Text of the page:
The Hunter-King was being waked in the neighbor-woman's house, and her eldest daughter had been the corpse-watcher the first night. In the morning they found that the girl's hand had been withered. The woman's second daughter was the corpse-watcher the second night and her right hand had been left trembling. This was the third and last night that the Hunter-King would be waked, and to-night there was no one to watch his corpse.

Sheen thought that nothing would ever happen in the world again, now that the Hunter-King was dead. She thought that there was no loneliness so great as that of his corpse with no one to watch it on the last strange night it would be above ground. The neighbor-woman went from the Spae-Woman and Sheen went after her. She was standing on the door-step of her house. "Oh, colleen," said the neighbor-woman, "I am wanting a girl to watch a corpse in my house to-night--the third and the last night for watching. Will you watch and I will give you a comb for your hair?" Sheen showed that she would serve the woman and she went into the wake-house. At first she was afraid to look at the bed. Then she went over and saw the Hunter-King with his face still, his eyes closed down, and the plate of salt on his breast. His gray gaunt hound was stretched across his feet.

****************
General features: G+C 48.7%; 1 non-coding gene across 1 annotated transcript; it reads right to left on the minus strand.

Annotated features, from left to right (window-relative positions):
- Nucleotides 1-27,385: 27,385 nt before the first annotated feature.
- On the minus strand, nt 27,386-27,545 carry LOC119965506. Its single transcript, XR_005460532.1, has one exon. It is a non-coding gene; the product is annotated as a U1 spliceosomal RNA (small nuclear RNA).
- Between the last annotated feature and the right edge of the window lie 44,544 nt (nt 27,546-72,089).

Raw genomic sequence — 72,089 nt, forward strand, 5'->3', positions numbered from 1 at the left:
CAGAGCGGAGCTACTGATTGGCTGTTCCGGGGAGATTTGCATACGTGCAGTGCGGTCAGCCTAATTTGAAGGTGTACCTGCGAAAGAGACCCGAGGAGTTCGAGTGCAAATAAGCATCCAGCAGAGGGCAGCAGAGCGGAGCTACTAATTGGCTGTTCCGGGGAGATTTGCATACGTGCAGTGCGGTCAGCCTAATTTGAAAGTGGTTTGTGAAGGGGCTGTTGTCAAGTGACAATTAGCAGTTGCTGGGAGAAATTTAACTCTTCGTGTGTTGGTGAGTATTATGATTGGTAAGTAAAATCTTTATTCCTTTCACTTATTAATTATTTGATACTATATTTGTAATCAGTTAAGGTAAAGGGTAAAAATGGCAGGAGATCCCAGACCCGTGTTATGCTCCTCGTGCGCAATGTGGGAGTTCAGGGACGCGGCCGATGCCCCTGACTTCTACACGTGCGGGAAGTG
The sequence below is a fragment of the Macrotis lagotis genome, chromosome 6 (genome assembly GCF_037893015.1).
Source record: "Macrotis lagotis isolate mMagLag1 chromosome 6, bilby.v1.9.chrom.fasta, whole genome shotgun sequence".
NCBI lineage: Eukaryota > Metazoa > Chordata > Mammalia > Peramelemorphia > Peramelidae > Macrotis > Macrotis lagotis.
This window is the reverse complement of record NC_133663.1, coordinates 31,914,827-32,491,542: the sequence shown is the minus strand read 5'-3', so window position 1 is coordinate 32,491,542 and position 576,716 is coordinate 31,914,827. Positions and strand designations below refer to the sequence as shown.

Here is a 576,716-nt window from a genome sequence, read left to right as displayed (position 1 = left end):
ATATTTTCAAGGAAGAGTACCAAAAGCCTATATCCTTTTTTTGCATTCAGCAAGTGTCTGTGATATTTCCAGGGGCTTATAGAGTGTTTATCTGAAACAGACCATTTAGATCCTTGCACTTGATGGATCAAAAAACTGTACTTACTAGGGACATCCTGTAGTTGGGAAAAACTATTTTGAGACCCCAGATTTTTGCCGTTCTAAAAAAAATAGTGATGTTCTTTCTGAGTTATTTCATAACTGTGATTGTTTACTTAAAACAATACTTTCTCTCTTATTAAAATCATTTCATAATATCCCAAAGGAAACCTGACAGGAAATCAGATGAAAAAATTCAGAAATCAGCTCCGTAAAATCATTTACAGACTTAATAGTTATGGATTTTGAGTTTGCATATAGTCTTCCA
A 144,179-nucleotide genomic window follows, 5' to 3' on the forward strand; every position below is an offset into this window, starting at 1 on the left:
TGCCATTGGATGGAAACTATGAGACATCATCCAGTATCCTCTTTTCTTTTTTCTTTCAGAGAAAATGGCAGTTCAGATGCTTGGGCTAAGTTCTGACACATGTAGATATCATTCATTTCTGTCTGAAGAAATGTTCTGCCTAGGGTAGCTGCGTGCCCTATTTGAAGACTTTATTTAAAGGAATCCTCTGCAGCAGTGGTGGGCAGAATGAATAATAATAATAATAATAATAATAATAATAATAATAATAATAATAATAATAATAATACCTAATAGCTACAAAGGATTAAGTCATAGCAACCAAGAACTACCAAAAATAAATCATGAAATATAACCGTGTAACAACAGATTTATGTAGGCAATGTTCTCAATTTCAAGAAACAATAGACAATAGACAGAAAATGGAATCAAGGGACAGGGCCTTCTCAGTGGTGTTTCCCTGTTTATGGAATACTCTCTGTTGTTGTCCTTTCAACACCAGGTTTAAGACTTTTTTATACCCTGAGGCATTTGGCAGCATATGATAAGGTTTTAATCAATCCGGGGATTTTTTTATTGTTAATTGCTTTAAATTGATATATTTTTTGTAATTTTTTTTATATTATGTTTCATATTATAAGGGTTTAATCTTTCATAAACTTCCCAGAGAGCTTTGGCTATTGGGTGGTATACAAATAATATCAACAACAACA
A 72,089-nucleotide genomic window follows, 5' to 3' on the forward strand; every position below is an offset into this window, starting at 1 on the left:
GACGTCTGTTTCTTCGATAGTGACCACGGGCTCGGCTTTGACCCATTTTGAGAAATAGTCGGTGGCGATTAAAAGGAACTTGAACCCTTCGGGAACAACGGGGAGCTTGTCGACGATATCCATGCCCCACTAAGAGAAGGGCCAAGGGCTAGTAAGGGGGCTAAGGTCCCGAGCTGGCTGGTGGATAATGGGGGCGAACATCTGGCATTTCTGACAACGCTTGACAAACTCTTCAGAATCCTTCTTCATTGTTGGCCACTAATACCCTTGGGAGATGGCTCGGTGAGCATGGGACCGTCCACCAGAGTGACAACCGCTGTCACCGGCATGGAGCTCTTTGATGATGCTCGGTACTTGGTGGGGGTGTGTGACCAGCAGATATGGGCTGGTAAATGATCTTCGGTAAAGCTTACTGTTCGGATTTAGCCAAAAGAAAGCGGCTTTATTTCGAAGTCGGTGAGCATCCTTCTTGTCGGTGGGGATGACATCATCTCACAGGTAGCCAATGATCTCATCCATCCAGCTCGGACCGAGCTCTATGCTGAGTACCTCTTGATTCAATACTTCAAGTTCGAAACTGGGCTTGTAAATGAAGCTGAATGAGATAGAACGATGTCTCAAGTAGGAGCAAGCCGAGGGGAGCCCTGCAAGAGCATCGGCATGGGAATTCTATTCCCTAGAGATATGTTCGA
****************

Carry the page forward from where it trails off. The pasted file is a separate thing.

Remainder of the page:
The woman and her daughters lighted candles and placed them in the window recesses and at the head of the corpse. Then they went into their dormer-room and left Sheen to her watching. She sat at the fire and made one fagot after another blaze up. She had brought her basket of bog-down and she began to spin a thread upon the neighbor-woman's wheel.

She finished the thread and put it round her neck. Then she began to search for more candles so that she might be able to light one, as another went out. But as she rose up all the candles went out all at once. The hound started from the foot of the bed. Then she saw the corpse sitting up stiffly in the place where it had been laid.